BDX: If kids want the music, they are gonna get it. However they get the Kottonmouth Kings music, that’s killer. The thing that does suck is when I’m hearing weird things like people taking our fucking CD’s and selling them on Ebay and making a profit and then downloading our CD’s and selling them like that. To me that’s bullshit. If someone wants to download the file for personal use or to share with someone, that’s killer.

Rick: A great example is the Grateful Dead who highly encouraged all sorts of bootlegging and they had great prosperity.
BDX: And they never had a problem with it. Just like we usually never have problems with people coming in and filming our shows. Sometimes the venues will and that’s beyond our control. But we personally encourage it. We want to document every show that we do. It’s a special day. We don’t take for granted that we gather together with 1,000 people and have an amazing exchange when we do a show.

Rick: What do you like your music to evoke in your fans? Do you want them behind the political message as well as the music?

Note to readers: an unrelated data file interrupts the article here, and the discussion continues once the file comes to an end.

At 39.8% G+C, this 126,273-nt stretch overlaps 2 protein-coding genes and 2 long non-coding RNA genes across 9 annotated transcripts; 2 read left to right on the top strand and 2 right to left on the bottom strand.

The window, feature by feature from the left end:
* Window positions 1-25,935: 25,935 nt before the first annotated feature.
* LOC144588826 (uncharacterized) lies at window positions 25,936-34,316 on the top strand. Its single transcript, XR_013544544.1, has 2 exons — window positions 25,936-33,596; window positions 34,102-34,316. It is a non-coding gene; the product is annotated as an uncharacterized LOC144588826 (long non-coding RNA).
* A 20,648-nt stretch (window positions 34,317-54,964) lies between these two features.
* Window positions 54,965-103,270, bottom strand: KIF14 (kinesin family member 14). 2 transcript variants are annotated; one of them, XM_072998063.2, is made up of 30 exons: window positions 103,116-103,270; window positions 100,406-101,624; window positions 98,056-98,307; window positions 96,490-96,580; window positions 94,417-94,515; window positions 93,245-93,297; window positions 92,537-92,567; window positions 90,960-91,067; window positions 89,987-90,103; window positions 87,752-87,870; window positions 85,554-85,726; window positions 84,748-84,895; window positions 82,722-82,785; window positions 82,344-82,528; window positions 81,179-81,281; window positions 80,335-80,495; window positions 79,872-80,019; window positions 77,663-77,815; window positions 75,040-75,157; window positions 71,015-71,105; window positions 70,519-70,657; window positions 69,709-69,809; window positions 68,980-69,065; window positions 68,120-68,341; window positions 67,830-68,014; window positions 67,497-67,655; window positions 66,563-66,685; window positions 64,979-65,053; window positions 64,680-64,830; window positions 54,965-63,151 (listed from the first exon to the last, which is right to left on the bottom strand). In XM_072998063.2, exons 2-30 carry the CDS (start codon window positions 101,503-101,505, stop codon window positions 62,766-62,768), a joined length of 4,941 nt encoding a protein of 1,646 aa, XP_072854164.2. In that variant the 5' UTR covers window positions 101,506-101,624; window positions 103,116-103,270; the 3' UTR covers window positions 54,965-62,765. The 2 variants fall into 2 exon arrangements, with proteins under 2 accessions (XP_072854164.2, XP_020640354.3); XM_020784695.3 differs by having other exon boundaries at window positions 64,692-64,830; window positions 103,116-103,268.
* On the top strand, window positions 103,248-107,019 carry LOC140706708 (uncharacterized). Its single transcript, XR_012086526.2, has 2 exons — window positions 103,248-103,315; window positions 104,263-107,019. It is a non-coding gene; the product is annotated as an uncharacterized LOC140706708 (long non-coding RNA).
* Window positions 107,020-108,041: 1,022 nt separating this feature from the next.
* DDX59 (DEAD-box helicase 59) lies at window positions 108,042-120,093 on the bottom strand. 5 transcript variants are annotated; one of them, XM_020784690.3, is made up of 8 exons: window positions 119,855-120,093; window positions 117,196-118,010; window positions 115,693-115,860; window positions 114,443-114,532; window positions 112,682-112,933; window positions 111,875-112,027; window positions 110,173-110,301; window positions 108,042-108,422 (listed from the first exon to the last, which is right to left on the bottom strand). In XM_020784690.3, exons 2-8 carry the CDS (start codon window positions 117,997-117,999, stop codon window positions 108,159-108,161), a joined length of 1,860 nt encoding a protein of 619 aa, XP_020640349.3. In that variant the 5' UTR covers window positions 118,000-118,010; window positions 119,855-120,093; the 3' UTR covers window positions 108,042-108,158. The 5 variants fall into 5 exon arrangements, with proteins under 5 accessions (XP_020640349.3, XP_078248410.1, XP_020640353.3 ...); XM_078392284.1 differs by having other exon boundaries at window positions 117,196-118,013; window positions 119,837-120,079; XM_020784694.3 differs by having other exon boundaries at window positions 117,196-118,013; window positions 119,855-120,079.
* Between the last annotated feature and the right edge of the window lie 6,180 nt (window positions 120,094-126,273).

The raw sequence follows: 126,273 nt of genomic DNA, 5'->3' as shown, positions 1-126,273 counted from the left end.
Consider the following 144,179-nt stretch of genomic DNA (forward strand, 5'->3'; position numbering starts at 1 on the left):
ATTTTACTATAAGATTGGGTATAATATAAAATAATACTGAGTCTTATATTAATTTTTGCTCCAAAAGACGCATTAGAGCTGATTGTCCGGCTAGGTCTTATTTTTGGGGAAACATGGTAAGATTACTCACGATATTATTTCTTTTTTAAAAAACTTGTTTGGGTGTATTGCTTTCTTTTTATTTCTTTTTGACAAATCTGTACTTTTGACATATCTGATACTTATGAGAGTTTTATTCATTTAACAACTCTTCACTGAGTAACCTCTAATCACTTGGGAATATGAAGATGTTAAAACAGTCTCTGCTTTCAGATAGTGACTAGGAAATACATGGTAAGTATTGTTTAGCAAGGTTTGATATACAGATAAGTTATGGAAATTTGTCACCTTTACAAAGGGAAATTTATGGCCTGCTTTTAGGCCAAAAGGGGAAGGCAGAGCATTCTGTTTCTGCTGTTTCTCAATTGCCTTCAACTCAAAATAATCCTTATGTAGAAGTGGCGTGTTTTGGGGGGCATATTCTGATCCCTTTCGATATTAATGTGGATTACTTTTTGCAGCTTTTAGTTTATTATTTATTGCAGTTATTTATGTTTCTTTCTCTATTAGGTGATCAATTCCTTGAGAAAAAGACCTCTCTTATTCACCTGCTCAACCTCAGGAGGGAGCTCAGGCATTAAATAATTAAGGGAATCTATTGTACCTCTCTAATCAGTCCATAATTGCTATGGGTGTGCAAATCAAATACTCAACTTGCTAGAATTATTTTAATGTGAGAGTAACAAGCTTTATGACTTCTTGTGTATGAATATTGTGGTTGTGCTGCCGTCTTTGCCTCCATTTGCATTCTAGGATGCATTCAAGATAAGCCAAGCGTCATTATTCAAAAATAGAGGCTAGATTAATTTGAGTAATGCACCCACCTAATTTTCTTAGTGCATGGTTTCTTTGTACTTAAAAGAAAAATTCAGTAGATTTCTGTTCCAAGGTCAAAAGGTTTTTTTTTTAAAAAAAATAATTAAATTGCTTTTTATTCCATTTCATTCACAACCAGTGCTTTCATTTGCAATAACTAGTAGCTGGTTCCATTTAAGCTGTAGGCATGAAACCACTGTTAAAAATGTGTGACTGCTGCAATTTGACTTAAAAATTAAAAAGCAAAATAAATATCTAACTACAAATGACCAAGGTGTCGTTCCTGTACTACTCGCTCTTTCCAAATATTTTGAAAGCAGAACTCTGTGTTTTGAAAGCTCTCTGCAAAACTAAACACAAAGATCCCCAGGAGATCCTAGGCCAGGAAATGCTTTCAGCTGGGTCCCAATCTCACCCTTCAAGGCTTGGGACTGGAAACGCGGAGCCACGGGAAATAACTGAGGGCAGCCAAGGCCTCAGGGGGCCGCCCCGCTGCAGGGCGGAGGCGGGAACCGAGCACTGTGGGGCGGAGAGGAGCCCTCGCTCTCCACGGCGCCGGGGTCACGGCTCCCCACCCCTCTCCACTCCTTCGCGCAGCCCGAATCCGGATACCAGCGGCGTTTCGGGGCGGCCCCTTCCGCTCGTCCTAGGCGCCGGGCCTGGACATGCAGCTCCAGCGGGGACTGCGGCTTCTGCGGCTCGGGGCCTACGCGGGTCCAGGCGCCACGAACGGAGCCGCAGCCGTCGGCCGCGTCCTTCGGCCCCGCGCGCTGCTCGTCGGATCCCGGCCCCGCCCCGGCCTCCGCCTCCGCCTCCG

BDx: At the end of the day, It’s not that we want to evoke anything…but some people can kick back and hear Kottonmouth Kings record and it can be a great party album. They can smoke an ounce, drink some beer, fuck. Hang with your man, hang with your lady. Whatever you’re gonna do to enjoy the record. You can drive around in your car and you might like the sonics of a Kottonmouth Kings record. You might love the 808’s, you might love the bass tones, you might like some of the energy of the tracks. Then again, you might like some of the lyrics. Some of it might inspire you to achieve something in your life. As long as you set your mind to it, you can achieve anything you want to achieve. Don’t let anyone tell you, you can’t. Trust me, if Kottonmouth Kings are doing this…touring around the country…and having this…I’ll tell you dreams do come true. No one ever would’ve imagined that this would have been our reality. We are definitely grateful and feel blessed to have this opportunity. We also feel that we create our own reality too and we put a lot of time and hard work into making this all happen. Especially from all the angles that we handle. We have our own label, our own merchandising company, we have SRH Productions, which is our management, we do all of our own marketing, we make our own records and it’s very consuming. Whatever it is you do, just ultimately…when you are self-empowered by doing it for yourself, it’s a hell of a lot better than working for someone and having someone tell you what to do and having to punch a clock. I’m not saying that that’s bad either because sometimes that’s just reality. I’ve had to punch many fucking clocks and deliver way too many pizzas to not know how fucking lucky I am right now.